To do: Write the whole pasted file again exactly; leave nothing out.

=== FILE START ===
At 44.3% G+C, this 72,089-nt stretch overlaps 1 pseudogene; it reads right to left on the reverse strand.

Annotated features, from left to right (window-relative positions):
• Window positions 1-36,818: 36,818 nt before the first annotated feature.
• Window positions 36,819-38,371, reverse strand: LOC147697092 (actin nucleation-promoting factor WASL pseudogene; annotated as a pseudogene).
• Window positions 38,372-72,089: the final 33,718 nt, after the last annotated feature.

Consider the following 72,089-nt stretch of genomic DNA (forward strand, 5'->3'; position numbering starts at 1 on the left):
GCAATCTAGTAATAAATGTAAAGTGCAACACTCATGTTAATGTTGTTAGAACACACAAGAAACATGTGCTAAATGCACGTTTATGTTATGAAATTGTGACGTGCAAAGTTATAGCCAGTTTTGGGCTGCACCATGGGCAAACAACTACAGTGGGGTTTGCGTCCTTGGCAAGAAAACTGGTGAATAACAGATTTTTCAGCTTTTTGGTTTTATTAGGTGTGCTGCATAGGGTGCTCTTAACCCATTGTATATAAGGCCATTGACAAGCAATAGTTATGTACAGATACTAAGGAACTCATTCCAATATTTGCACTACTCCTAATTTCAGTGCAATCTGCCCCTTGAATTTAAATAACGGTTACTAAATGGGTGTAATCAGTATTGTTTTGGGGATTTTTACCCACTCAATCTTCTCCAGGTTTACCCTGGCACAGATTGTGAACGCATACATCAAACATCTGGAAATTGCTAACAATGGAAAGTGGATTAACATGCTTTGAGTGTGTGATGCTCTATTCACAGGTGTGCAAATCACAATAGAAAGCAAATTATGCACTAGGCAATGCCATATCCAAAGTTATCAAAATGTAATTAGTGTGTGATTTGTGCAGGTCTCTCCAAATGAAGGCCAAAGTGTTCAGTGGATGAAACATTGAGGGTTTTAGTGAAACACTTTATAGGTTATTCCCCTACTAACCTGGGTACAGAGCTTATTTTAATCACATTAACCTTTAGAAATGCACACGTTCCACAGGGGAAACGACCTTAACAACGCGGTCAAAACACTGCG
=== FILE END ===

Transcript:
At 44.3% G+C, this 72,089-nt stretch overlaps 1 pseudogene; it reads right to left on the reverse strand.

Annotated features, from left to right (window-relative positions):
• Window positions 1-36,818: 36,818 nt before the first annotated feature.
• Window positions 36,819-38,371, reverse strand: LOC147697092 (actin nucleation-promoting factor WASL pseudogene; annotated as a pseudogene).
• Window positions 38,372-72,089: the final 33,718 nt, after the last annotated feature.

Consider the following 72,089-nt stretch of genomic DNA (forward strand, 5'->3'; position numbering starts at 1 on the left):
GCAATCTAGTAATAAATGTAAAGTGCAACACTCATGTTAATGTTGTTAGAACACACAAGAAACATGTGCTAAATGCACGTTTATGTTATGAAATTGTGACGTGCAAAGTTATAGCCAGTTTTGGGCTGCACCATGGGCAAACAACTACAGTGGGGTTTGCGTCCTTGGCAAGAAAACTGGTGAATAACAGATTTTTCAGCTTTTTGGTTTTATTAGGTGTGCTGCATAGGGTGCTCTTAACCCATTGTATATAAGGCCATTGACAAGCAATAGTTATGTACAGATACTAAGGAACTCATTCCAATATTTGCACTACTCCTAATTTCAGTGCAATCTGCCCCTTGAATTTAAATAACGGTTACTAAATGGGTGTAATCAGTATTGTTTTGGGGATTTTTACCCACTCAATCTTCTCCAGGTTTACCCTGGCACAGATTGTGAACGCATACATCAAACATCTGGAAATTGCTAACAATGGAAAGTGGATTAACATGCTTTGAGTGTGTGATGCTCTATTCACAGGTGTGCAAATCACAATAGAAAGCAAATTATGCACTAGGCAATGCCATATCCAAAGTTATCAAAATGTAATTAGTGTGTGATTTGTGCAGGTCTCTCCAAATGAAGGCCAAAGTGTTCAGTGGATGAAACATTGAGGGTTTTAGTGAAACACTTTATAGGTTATTCCCCTACTAACCTGGGTACAGAGCTTATTTTAATCACATTAACCTTTAGAAATGCACACGTTCCACAGGGGAAACGACCTTAACAACGCGGTCAAAACACTGCG